Based on an analysis by the Tax Foundation, state taxes collected per capita in 2021 were $3,831. That year’s median household income was $70,784, probably $55,000 after federal and local taxes and Social Security payments. That makes state property taxes about 7% of after-tax income.
The state tax burden is particularly large during periods of inflation—household budget costs, especially for food and fuel, jump quickly. Discretionary spending falls. Taxes of any kind become a larger burden.
The state with the highest taxes, the Tax Foundation found, was Vermont at $6,356. That would push the state tax to 11% of after-tax income. Alaska had the lowest property tax per capita at $1,438.
There is no geographic or income pattern to state property tax levels. Among the states with the lowest property taxes are relatively poor based on income, including Louisiana and Alabama. The list also includes higher-income New Hampshire (which shares a border with Vermont).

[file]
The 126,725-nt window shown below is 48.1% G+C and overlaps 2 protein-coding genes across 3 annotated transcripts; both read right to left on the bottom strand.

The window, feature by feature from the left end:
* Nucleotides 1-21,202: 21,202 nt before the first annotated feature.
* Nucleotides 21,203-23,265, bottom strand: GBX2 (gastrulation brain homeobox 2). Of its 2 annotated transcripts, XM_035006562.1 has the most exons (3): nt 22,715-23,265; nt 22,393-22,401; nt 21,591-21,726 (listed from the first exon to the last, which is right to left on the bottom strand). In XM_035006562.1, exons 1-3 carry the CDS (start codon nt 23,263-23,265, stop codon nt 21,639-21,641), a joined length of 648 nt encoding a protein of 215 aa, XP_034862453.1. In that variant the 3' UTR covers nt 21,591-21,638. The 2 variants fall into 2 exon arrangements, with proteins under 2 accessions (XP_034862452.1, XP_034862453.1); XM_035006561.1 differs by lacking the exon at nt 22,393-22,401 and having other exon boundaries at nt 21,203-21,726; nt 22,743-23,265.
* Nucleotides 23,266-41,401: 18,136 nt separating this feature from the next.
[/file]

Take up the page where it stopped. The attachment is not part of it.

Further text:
Among the ten states with the highest property taxes is North Dakota, which has a median household income close to the national number. The top 10 also includes high-income Connecticut and Massachusetts, each over 1,500 miles from North Dakota.
These are the states with the highest property taxes.
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